OP-ED: New Data Compels Action on Autism
1 in every 94 New Jersey children analyzed in a recent federally-funded study is afflicted with autism. This number—based on data released by the Centers for Disease Control (CDC) Feb. 8 at a conference I hosted on Capitol Hill—indicates that the widespread and growing problem of autism is affecting more and more families in the Garden State. Perhaps even more alarming, when you break it down, the data indicates that 1 in every 60 boys studied has a form of autism.
Just ten years ago, the national autism rate was thought to be 1 in every 500 children. As a result of this groundbreaking study, it is now believed that 1 out of every 150 children born in the United States suffers from an autism spectrum disorder.
For many years, I have felt that published national autism rates did not accurately recognize the size and scope of the problem. As a result, I wrote legislation included in Title I of the “Children’s Health Act of 2000” (P.L. 106-310) that authorized the CDC to award grants and cooperative agreements for the collection, analysis and reporting of data on autism and other pervasive developmental disabilities. It was in conjunction with these authorities that the CDC data released last week—the most comprehensive to date—was collected.
Similarly, over the years, I have believed that the federal government’s commitment to autism was not reflective of the magnitude of the problem. I worked with my colleagues to increase autism funding by nearly 10 times the amount it was in the mid-1990’s. For instance, in 1995 the National Institute of Health (NIH) invested about $10.5 million into autism research. The agency now spends over $100 million annually on autism research. Autism funding has increased from $287,000 in 1995 to approximately $15 million annually at the CDC in recent years.
Yet the new CDC data—gathered from studies in 14 states during 2000 and 2002—shows that the funding increases of the last ten years have not kept pace with the problem and simply are not enough. Armed with this information, we must properly respond and intensify our efforts at the federal, state and local levels to better treat and one day prevent autism.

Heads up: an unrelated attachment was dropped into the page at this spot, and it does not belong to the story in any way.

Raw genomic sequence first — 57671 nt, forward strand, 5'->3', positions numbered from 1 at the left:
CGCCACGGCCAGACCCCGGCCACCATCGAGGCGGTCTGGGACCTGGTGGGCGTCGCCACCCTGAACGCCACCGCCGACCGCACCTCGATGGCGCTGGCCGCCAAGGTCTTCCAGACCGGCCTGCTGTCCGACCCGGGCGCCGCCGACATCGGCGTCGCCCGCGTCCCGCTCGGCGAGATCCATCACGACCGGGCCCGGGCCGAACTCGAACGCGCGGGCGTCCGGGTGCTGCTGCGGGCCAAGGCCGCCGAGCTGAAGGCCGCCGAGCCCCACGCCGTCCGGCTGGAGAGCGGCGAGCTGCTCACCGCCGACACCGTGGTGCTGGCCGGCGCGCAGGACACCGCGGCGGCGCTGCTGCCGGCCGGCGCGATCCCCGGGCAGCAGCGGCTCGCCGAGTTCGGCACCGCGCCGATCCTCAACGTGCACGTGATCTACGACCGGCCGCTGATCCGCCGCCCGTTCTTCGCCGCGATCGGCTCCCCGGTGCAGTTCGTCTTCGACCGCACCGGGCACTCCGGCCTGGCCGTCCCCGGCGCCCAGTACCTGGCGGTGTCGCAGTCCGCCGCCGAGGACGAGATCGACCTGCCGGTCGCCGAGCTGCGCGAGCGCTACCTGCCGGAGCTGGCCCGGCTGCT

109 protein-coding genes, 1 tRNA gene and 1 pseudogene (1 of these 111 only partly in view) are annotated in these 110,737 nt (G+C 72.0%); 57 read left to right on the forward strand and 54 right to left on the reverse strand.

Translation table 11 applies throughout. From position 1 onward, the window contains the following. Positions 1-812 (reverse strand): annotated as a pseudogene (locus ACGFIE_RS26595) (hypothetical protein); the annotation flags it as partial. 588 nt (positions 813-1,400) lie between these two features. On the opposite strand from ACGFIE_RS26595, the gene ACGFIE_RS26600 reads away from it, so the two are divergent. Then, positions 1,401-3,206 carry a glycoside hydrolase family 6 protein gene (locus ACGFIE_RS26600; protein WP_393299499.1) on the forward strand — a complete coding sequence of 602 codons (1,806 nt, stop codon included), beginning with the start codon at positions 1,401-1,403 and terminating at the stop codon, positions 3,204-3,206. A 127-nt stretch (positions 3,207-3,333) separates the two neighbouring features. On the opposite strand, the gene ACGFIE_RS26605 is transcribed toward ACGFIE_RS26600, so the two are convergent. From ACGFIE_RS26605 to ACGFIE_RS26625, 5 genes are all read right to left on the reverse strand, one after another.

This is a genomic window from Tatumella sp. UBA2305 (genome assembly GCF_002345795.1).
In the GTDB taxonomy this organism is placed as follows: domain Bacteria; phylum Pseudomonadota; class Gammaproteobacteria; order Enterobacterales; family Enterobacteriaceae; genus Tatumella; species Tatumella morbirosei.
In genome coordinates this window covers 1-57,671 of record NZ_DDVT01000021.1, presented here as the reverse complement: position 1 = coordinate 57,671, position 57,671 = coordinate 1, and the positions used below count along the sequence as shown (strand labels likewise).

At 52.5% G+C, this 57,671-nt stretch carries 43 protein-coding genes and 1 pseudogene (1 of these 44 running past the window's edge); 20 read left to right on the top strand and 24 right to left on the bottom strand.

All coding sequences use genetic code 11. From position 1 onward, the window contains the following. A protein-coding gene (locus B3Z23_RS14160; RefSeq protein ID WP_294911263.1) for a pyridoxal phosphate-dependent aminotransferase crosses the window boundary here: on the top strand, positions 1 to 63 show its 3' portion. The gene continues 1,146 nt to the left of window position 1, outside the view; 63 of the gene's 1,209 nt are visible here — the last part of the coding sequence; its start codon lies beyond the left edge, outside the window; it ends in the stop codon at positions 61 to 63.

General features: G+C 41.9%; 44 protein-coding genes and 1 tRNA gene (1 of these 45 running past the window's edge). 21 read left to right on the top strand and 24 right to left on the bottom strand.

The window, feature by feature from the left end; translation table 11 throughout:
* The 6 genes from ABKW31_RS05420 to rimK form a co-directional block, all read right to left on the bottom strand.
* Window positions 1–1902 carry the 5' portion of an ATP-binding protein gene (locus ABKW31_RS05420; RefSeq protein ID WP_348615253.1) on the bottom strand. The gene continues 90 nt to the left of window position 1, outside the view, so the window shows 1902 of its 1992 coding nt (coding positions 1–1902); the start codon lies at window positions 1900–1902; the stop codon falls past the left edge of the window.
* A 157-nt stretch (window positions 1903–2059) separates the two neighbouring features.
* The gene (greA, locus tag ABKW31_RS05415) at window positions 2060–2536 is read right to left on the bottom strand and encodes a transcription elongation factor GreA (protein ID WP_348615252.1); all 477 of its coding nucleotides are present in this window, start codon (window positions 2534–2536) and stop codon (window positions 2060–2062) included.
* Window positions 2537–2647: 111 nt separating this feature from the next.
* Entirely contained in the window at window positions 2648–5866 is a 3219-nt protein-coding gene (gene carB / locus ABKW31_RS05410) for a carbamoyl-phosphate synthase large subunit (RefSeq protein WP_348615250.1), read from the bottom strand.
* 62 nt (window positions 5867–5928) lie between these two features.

At the briefing, Dr. Walter Zahorodny—the principal researcher for the study of autism prevalence in New Jersey—revealed the results of research conducted on close to 30,000 eight year-old children in Union, Essex, Hudson and Ocean Counties—a portion of the latter of which is included in the my Congressional district.
Dr. Zahorodny’s research documented that the highest autism prevalence rates in the nation—1 in 94 children according to 2002 numbers and 1 in 101 children according to data from 2000—are found in northern New Jersey. Researchers say these numbers are reflective of demographics throughout the entire state.
In my 27 years in Congress, I have learned that you cannot effectuate change without the proper understanding of the problem. Up until now, we lacked a clear picture of the prevalence of autism. That is no longer the case. Now that we understand the gravity of the situation, we are compelled to act.
One way to provide immediate help to autistic children and their families is to ensure that the programs authorized in the recently enacted “Combating Autism Act of 2005” (P.L. 109-318) are fully funded. As founder and co-chairman of the Congressional Coalition on Autism Research and Education (C.A.R.E.), I strongly supported this comprehensive law which requires the Director of the National Institutes of Health (NIH) to expand, intensify and coordinate autism-related research and to conduct an agency-wide study of research centers of excellence. It also facilitates the creation of state-level agencies to serve as clearinghouses for public information and authorizes programs to improve early screening, diagnosis, intervention and treatment for autism. It is imperative that we do not shortchange these programs.
And since there is no evidence to answer why New Jersey’s rates are the highest in the nation, we must also work to find the causes for autism, which I believe includes significant study into possible environmental triggers.
We cannot sit idle and allow another generation to be silenced by autism. The CDC data shows we run that risk unless we move aggressively to combat the disease. This information—as troubling as it is—is necessary so that we can move to reverse these alarming trends.
U.S. Rep. Chris Smith of Hamilton is in his 27th year representing the 4th Congressional District of New Jersey.